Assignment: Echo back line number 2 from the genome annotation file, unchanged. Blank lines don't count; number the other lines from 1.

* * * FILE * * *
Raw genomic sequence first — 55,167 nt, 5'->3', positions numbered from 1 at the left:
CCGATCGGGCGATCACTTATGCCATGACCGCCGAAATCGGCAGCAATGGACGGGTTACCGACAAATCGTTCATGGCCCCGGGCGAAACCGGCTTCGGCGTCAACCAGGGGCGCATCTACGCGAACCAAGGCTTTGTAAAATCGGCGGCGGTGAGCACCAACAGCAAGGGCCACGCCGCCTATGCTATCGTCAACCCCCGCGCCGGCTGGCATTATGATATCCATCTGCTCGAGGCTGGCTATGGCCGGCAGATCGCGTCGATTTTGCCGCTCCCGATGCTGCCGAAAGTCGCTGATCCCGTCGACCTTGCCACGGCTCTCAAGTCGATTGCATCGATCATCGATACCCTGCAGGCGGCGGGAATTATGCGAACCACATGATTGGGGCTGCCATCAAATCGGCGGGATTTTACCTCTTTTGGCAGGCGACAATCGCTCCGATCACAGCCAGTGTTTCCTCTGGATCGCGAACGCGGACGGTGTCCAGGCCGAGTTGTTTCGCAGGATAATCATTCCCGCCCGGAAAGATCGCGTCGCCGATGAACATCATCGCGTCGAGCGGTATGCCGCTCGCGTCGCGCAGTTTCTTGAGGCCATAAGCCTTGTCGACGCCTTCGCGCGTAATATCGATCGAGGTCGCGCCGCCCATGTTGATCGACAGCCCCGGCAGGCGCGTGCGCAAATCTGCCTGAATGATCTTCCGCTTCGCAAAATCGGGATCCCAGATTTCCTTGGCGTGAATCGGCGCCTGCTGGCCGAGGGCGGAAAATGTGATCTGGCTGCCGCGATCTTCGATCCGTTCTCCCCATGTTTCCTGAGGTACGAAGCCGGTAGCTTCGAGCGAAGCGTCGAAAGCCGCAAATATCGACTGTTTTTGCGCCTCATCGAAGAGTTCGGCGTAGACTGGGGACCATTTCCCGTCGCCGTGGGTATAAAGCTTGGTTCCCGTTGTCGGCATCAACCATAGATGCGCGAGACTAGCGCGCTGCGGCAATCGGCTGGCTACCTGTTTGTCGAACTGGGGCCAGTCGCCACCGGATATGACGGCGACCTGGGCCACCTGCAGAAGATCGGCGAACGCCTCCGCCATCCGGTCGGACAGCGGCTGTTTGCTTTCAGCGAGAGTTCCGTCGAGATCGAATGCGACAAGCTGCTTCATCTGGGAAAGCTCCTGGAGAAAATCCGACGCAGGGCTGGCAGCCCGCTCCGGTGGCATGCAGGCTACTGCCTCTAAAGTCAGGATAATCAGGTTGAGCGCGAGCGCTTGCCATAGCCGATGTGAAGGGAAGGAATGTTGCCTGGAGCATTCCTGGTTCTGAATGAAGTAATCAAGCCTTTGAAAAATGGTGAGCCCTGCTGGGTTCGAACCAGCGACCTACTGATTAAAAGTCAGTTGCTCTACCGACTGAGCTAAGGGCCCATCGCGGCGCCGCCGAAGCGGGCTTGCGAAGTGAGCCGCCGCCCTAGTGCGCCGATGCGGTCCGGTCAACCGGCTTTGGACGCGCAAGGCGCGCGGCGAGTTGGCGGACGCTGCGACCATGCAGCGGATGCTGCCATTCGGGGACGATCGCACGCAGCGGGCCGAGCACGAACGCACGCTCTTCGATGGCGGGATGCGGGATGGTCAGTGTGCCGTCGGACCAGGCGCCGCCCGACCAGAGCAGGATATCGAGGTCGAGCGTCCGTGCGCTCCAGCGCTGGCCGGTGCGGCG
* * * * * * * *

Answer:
CCGATCGGGCGATCACTTATGCCATGACCGCCGAAATCGGCAGCAATGGACGGGTTACCGACAAATCGTTCATGGCCCCGGGCGAAACCGGCTTCGGCGTCAACCAGGGGCGCATCTACGCGAACCAAGGCTTTGTAAAATCGGCGGCGGTGAGCACCAACAGCAAGGGCCACGCCGCCTATGCTATCGTCAACCCCCGCGCCGGCTGGCATTATGATATCCATCTGCTCGAGGCTGGCTATGGCCGGCAGATCGCGTCGATTTTGCCGCTCCCGATGCTGCCGAAAGTCGCTGATCCCGTCGACCTTGCCACGGCTCTCAAGTCGATTGCATCGATCATCGATACCCTGCAGGCGGCGGGAATTATGCGAACCACATGATTGGGGCTGCCATCAAATCGGCGGGATTTTACCTCTTTTGGCAGGCGACAATCGCTCCGATCACAGCCAGTGTTTCCTCTGGATCGCGAACGCGGACGGTGTCCAGGCCGAGTTGTTTCGCAGGATAATCATTCCCGCCCGGAAAGATCGCGTCGCCGATGAACATCATCGCGTCGAGCGGTATGCCGCTCGCGTCGCGCAGTTTCTTGAGGCCATAAGCCTTGTCGACGCCTTCGCGCGTAATATCGATCGAGGTCGCGCCGCCCATGTTGATCGACAGCCCCGGCAGGCGCGTGCGCAAATCTGCCTGAATGATCTTCCGCTTCGCAAAATCGGGATCCCAGATTTCCTTGGCGTGAATCGGCGCCTGCTGGCCGAGGGCGGAAAATGTGATCTGGCTGCCGCGATCTTCGATCCGTTCTCCCCATGTTTCCTGAGGTACGAAGCCGGTAGCTTCGAGCGAAGCGTCGAAAGCCGCAAATATCGACTGTTTTTGCGCCTCATCGAAGAGTTCGGCGTAGACTGGGGACCATTTCCCGTCGCCGTGGGTATAAAGCTTGGTTCCCGTTGTCGGCATCAACCATAGATGCGCGAGACTAGCGCGCTGCGGCAATCGGCTGGCTACCTGTTTGTCGAACTGGGGCCAGTCGCCACCGGATATGACGGCGACCTGGGCCACCTGCAGAAGATCGGCGAACGCCTCCGCCATCCGGTCGGACAGCGGCTGTTTGCTTTCAGCGAGAGTTCCGTCGAGATCGAATGCGACAAGCTGCTTCATCTGGGAAAGCTCCTGGAGAAAATCCGACGCAGGGCTGGCAGCCCGCTCCGGTGGCATGCAGGCTACTGCCTCTAAAGTCAGGATAATCAGGTTGAGCGCGAGCGCTTGCCATAGCCGATGTGAAGGGAAGGAATGTTGCCTGGAGCATTCCTGGTTCTGAATGAAGTAATCAAGCCTTTGAAAAATGGTGAGCCCTGCTGGGTTCGAACCAGCGACCTACTGATTAAAAGTCAGTTGCTCTACCGACTGAGCTAAGGGCCCATCGCGGCGCCGCCGAAGCGGGCTTGCGAAGTGAGCCGCCGCCCTAGTGCGCCGATGCGGTCCGGTCAACCGGCTTTGGACGCGCAAGGCGCGCGGCGAGTTGGCGGACGCTGCGACCATGCAGCGGATGCTGCCATTCGGGGACGATCGCACGCAGCGGGCCGAGCACGAACGCACGCTCTTCGATGGCGGGATGCGGGATGGTCAGTGTGCCGTCGGACCAGGCGCCGCCCGACCAGAGCAGGATATCGAGGTCGAGCGTCCGTGCGCTCCAGCGCTGGCCGGTGCGGCG